The three-member team of interlocutors on Kashmir, on its maiden visit to the State, held detailed meetings with Governor N.N. Vohra, Chief Minister Omar Abdullah and student groups.
However, separatists continued to maintain their distance from the team, saying “it was a ploy by New Delhi to divert the attention during United States President Barack Obama's visit.”
The team, headed by journalist Dilip Padgaonkar and including Information Commissioner M.M. Ansari and academician Radha Kumar, had a four hour-meeting with the Governor at the Raj Bhavan. “They discussed political, economic, security, governance and related issues,” a Raj Bhavan spokesperson said.
Mr. Vohra himself had functioned as interlocutor for many years before being appointed Governor.
As for the group's meeting with the Chief Minister, officially nothing was said on what transpired. But informed sources said proposals given by the separatists and their repercussions were discussed.
“It was good. We briefed him on the ground situation and discussed ways to move forward,” Ms. Kumar said.
On hardline Hurriyat Conference leader Syed Ali Geelani's statement that the appointment of the interlocutors was a “dirty game and a ploy,” she said: “It is unfortunate he thinks that way. This is no ploy. We have assurances from the Prime Minister and the UPA government to find a comprehensive solution to the [Kashmir] problem.”
Meanwhile, defending Mr. Padgaonkar's remark that Pakistan needed to be involved in finding a solution, Mr. Abdullah said: “There is nothing wrong in what he said.” When in Opposition, the Bharatiya Janata Party was always talking against Kashmir for its “petty politics. But they forget that it was their Prime Minister [A.B. Vajpayee] who talked to Pakistan on this issue,” Mr. Abdullah told journalists on the sidelines of a function here.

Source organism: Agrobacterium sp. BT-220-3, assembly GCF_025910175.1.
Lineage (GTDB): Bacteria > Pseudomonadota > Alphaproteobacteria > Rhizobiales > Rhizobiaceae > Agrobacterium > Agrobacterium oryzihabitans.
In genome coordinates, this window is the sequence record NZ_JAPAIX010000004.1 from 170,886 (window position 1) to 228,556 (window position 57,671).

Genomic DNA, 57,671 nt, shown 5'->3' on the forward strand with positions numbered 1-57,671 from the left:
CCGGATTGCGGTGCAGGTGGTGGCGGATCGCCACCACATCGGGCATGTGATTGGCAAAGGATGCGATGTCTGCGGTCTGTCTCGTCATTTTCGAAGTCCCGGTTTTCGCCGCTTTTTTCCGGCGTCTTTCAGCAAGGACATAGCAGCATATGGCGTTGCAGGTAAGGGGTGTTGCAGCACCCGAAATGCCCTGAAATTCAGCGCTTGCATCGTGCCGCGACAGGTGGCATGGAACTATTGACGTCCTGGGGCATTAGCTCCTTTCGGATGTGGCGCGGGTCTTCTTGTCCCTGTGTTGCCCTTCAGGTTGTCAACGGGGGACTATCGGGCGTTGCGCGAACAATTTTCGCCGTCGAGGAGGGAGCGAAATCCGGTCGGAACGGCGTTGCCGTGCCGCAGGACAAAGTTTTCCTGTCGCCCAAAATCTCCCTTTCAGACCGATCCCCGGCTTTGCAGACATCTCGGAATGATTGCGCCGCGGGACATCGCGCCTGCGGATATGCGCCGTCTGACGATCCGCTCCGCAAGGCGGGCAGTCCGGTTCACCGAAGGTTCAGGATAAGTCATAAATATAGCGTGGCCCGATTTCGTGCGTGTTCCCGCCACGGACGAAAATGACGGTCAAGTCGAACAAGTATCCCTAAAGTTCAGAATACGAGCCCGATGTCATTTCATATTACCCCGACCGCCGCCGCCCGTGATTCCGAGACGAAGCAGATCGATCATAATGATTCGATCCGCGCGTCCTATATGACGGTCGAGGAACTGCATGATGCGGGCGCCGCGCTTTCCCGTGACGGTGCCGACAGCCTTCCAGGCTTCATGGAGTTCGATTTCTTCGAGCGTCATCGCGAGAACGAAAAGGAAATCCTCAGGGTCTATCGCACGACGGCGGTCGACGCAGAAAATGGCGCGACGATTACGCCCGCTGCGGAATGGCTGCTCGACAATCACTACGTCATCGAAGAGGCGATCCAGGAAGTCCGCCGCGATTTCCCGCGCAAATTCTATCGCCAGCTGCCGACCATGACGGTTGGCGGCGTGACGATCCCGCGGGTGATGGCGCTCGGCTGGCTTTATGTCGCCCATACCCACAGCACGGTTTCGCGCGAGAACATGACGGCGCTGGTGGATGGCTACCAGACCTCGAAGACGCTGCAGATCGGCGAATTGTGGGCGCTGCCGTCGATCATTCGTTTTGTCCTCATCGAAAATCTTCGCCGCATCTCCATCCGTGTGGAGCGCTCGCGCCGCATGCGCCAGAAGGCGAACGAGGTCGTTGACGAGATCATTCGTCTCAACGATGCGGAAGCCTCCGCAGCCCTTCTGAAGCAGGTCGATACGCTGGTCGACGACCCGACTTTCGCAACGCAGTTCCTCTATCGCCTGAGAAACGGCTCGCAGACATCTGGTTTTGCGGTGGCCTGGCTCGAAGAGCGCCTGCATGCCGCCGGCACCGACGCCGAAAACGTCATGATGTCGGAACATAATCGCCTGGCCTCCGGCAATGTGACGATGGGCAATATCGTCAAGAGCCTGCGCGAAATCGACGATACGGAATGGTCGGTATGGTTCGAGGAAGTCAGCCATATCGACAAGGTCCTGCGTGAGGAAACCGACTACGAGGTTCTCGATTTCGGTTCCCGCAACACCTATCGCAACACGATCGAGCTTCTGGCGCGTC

The interlocutors visited the house of separatist leader Shabir Shah to enquire about the health of his ailing mother. Mr. Shah was released on parole a few days ago but he refused to come out, subjecting himself to the conditions imposed on him.
Mr. Padgaonkar and his team also sought a meeting with top separatist Massarat Alam, who was recently arrested. However, the police, it is stated, refused the interview on the ground “that he is under interrogation.”
A group of students from the Kashmir University met the interlocutors later in the afternoon. “There is a sense of frustration and anger among them. We heard them and their aspirations, and discussed a political solution to Kashmir,” said Ms. Kumar.
“They spoke freely about the frustration, anger and victimhood they had gone through.”
Mr. Geelani, however, reiterated the call to boycott the interlocutors. “The Hurriyat, which represents the people's demands and aspirations, has put forth a five-point formula before New Delhi. Once they act on our suggestions, then we can we think of entering into a dialogue process…Unfortunately, India has not been serious about Kashmir in the last six decades, and sending the interlocutors reflects the same non-seriousness.”
Asking students, prisoners and traders not to meet the interlocutors, he said: “The aim of the initiative is to divert Mr. Obama's attention from the Kashmir dispute, and give a wrong impression of India engaging Kashmiris for a resolution.”